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Andy Reid Has One More Chance

Eagles owner Jeffrey Lurie laid it on the line today at the Nova Care Complex.

If Andy Reid doesn’t return the Philadelphia Eagles to the respectability with which Lurie is accustomed, Big Red is gone after 2012.

Yet for some reason, Eagles fans (and most of the beat writers as well) have been lampooning Lurie for appearing to contradict himself.

During his press conference on Tuesday, Lurie said, “This season was without question the most disappointing season since I owned the team.  It’s completely unacceptable to be 8-8.”

And yet, Lurie decided to keep Andy Reid and the front office exactly the same for 2012, saying “You’ve got to have the anger.  You’ve got to have the motivation, the dedication, and the focus and the talent.  My answer to those questions is yes.  That’s why I want to see our team coached by Andy Reid next year, and I can’t wait to see that team play.  There’s no doubt in my mind, if our focus is on trying to win a championship next year, the best coach for that is Andy.”

In one breath, Lurie called the disappointing 2011 season “unacceptable,” yet in the next breath, said Reid is the “best coach” for winning a championship next year.

Unfortunately, for those interested in bashing the Eagles’ owner and CEO, those two statements alone don’t tell the whole story.

It seems clear from Lurie’s comments throughout the press conference that Reid is a very big man skating on very thin ice.

Lurie called the beginning of the season “dismal” and specifically noted how badly the team performed in the fourth quarter.  While complimenting the much-maligned Juan Castillo as a good man and a good coach, he specifically noted how long it took for the defensive schemes to come together for most of the season.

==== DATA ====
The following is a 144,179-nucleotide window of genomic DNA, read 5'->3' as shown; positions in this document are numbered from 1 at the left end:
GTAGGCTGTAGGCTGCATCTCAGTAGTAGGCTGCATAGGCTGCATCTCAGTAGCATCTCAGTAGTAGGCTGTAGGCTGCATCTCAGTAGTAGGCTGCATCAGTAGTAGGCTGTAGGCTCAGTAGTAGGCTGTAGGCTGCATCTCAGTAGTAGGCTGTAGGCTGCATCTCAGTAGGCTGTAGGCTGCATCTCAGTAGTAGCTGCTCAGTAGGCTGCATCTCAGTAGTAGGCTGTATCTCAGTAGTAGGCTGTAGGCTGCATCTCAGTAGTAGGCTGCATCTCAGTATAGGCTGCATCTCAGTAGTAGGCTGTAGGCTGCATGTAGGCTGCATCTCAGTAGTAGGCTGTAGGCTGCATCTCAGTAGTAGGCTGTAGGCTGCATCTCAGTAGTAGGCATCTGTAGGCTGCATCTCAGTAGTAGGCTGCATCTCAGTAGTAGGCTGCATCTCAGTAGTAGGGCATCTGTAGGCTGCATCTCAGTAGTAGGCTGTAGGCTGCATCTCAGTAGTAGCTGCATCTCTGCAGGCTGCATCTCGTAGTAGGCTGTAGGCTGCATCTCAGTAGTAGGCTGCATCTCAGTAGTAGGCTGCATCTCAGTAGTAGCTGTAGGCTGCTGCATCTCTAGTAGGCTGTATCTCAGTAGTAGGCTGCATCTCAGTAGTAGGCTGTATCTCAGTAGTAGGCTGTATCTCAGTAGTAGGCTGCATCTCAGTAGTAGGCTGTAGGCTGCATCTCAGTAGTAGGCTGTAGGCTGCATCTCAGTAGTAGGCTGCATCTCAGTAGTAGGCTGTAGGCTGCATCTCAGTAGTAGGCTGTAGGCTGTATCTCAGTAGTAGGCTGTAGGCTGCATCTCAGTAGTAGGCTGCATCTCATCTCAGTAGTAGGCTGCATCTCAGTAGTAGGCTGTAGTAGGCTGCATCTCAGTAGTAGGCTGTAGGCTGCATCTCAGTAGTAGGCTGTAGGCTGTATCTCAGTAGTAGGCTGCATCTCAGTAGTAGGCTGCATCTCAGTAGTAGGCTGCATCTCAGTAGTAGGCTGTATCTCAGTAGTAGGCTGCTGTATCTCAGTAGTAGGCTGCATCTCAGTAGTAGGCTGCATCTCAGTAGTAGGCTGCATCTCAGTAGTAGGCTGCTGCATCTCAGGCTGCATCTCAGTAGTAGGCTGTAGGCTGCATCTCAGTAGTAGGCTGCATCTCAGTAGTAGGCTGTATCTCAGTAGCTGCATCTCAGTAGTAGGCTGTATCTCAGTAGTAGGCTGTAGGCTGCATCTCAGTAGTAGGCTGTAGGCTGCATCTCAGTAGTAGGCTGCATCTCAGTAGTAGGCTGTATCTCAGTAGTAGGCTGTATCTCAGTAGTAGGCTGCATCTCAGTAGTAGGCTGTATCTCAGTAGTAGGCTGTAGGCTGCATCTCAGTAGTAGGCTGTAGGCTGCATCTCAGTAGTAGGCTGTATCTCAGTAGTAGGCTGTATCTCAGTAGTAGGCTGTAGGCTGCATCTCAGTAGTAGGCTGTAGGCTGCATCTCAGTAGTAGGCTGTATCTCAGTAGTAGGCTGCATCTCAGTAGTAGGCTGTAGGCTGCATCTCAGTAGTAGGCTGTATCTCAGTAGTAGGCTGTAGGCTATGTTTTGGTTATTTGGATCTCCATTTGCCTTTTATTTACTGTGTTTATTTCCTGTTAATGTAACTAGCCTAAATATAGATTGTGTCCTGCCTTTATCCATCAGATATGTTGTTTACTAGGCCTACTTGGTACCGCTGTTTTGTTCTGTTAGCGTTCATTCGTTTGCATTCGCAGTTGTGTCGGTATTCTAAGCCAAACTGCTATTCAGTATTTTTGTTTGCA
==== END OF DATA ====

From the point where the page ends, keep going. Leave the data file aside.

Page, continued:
He says he looked Andy Reid “in the eyes” and told him the results of this past season were unacceptable.

He also didn’t seem impressed by the season-ending four-game winning streak, saying, “We weren’t playing Green Bay, New Orleans, Pittsburgh, Baltimore and some of the best teams in the league.  We proved we could dominate the last four games of the year against teams that weren’t that competitive.”

That’s not exactly throwing a bouquet of roses at the feet of Reid and his coaching staff.

Jeffrey Lurie is a man with an inferiority complex when it comes to his good friend and fellow owner Robert Kraft.  Both are from New England, and you know it chafes Lurie to no end that Kraft has three Lombardi trophies in his case, while he’s still trying for his first.

Despite the idiotic “gold standard” comment of a few years ago, Lurie now seems fed up with just getting close.  It appeared that way before the season, when the Eagles signed every free agent that wasn’t nailed down, even ones they didn’t need, like Steve Smith.

The Eagles went all-in this year.  Which makes the disappointment Lurie talked about that much more acute.

And while Lurie did say that Reid will be the coach next year, he said nothing along the lines of “Andy is going to be the coach of the Philadelphia Eagles for a long time” or “Andy Reid can coach this team as long as he feels he wants to.”

The only commitment Lurie would give Andy is that he is the coach in 2012.  Nothing more than that was promised.

What Jeff Lurie said today was that Andy Reid has one more chance to turn the Eagles’ ship around.  What will satisfy Lurie in 2012?  Making the playoffs or another division title?  Or have the stakes been raised higher than that?  Does Andy have to go to the NFC Championship Game?  Does he have to win it?  Does he have to win the Super Bowl?

Only Lurie knows exactly what Big Red needs to do to keep his job after 2012.  But know this, Jeffrey Lurie did not contradict himself on Tuesday.  He walked right up to the ledge of firing his coach of 13 years, and backed away.  But in doing so, he made it clear that the status quo will no longer be acceptable moving forward.

Andy, time’s yours.  Just maybe not for much longer.

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